Lab Life / Science!

From Daydreams to a Bright Reality: A Q&A with Michael

michael_pic.pngWhen I started working in the wet lab again last winter, I noticed one of the drawers in the back was newly labeled as “Michael’s Manifest Destiny”1. Michael Wisser, a sixth year in the D-Lab and a mainstay of the upconversion subgroup, is known for his sense of humor (see his colorful Day in the Life posts), so I figured he was synthesizing a nation of samples to take over our wet lab. While he hasn’t managed to do so yet, his nanoparticles have broken record upconversion efficiency values, and resulted in a recently published paper in ACS Photonics. I sat down to talk with him about his research, his paper results, and survival techniques for debugging a nanoparticle synthesis.

What is your research on?

I work on upconversion, the process of converting lower energy light into higher energy light. Upconversion has a lot of exciting applications, but the one that motivates me the most is photovoltaics. The sun emits light at a broad range of wavelengths in varying amounts. However, our current solar cells have a cutoff energy in terms of the light they’re able to use, so some of the light from the sun will get wasted no matter which solar cell you use. Upconverters could convert the unusable lower energy light into useful higher energy light. However, upconverting materials are currently very inefficient, with nanoparticle upconverters only converting about 0.1% of incoming light. My work aims to improve the efficiency of lanthanide-based upconverters by modifying the structure of their host material.

Why modify the host material?

The bulk of the upconversion process in these materials is accomplished by lanthanide ions, but these ions can’t just float in space. You need to put them in some sort of solid material, which we refer to as a host lattice or host matrix. The precise structure of the host material influences the probability of a lanthanide absorbing the incoming low energy light or emitting high energy light. These processes are not very probable in our control material, which is why upconversion is typically very inefficient. By distorting the host structure, we can make the transitions more probable.


Michael’s upconverting nanoparticles in action. The upconverting nanoparticles are suspended in solution, and light up as the near-infrared light (grey dashed arrow) excites them.

So in your most recent paper, how do you distort the host matrix?

We use this host material called sodium yttrium fluoride (NaYF4). Previously, we took sort of a brute force approach by putting these upconverting nanoparticles in a diamond anvil cell2. This allows us to compress the particles to very high pressures, which essentially pushes all the atoms together and introduces some degree of distortion in the material. However, this wasn’t something we could incorporate if upconverters were to be used in applications, so we had to be a little more clever.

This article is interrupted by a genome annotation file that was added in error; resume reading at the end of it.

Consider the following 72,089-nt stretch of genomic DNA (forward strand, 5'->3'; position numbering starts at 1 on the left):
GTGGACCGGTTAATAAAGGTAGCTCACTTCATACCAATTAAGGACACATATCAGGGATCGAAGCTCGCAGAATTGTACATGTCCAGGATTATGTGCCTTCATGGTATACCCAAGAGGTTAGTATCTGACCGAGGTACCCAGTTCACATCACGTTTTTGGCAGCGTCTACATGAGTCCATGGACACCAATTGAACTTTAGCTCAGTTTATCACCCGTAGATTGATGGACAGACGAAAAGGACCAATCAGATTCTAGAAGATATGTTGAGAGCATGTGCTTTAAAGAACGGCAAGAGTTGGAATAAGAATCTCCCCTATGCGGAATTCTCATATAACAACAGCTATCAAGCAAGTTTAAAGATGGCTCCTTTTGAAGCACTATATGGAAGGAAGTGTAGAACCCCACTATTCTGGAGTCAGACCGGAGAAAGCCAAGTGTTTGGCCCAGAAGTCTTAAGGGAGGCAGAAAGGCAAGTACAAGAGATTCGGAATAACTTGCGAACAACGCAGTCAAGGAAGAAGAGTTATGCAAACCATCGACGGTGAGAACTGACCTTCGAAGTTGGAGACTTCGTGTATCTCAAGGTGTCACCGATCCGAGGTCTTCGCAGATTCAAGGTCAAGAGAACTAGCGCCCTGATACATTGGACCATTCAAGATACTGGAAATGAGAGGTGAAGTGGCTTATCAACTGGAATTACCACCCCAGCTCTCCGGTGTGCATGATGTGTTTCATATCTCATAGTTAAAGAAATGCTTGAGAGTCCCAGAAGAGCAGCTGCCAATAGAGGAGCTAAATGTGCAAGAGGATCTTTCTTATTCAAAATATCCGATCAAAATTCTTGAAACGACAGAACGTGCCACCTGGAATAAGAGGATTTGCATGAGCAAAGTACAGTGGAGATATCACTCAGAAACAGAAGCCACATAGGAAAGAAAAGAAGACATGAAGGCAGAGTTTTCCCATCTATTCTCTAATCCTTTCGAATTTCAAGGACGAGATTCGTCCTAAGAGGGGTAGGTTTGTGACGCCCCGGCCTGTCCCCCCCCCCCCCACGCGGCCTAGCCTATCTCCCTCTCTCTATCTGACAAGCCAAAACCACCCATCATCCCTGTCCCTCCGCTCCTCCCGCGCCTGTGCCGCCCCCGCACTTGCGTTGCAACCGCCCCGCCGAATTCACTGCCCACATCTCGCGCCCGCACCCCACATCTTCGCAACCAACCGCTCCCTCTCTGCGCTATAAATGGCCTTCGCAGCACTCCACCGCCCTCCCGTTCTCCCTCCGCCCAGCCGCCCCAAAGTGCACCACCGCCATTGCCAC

In our most recent paper, we instead modify the composition of the host matrix. We start with sodium yttrium fluoride (NaYF4) and replace yttrium with elements that are slightly different in size, which should mess up or distort the host matrix.

Why replace yttrium, as opposed to, let’s say, the fluoride?

Changing the fluorine would change a lot about the synthesis and sample because the fluoride makes up the bulk of how the material behaves chemically. Yttrium is not technically a lanthanide, but it behaves very much like one. Lanthanides are this group of 14 elements that have extremely similar chemical properties, and it’s quite easy to take one out and replace it with something else.

So once you’ve modified the host lattice, how did this affect the upconversion process?

When we removed 10% of the yttrium and replaced it in equal parts with gadolinium (slightly bigger) and lutetium (slightly smaller), we were able to improve the upconversion efficiency of the particles by a factor of 1.6. This is the record efficiency value for this type of upconversion process.

Wow, that’s awesome!

Yeah, so awesome. I think it’s a good technique because it only requires a slight adjustment to the synthesis procedure. This substitution method is also not specific to the lanthanides we used; this approach would work for any lanthanide ion. And it doesn’t matter if the particle is 5 nanometers, or 50 nanometers, or 500 – this is not a size dependent effect, so we expect the same enhancement for any size. There are a lot of alternative approaches to enhancing upconversion, but most of them sort of live with the problem of inefficient and improbable transitions and try to find a way around it rather than addressing it specifically. Since we do address that specifically, we can combine our approach with others that focus on different problems to get really unprecedented efficiencies.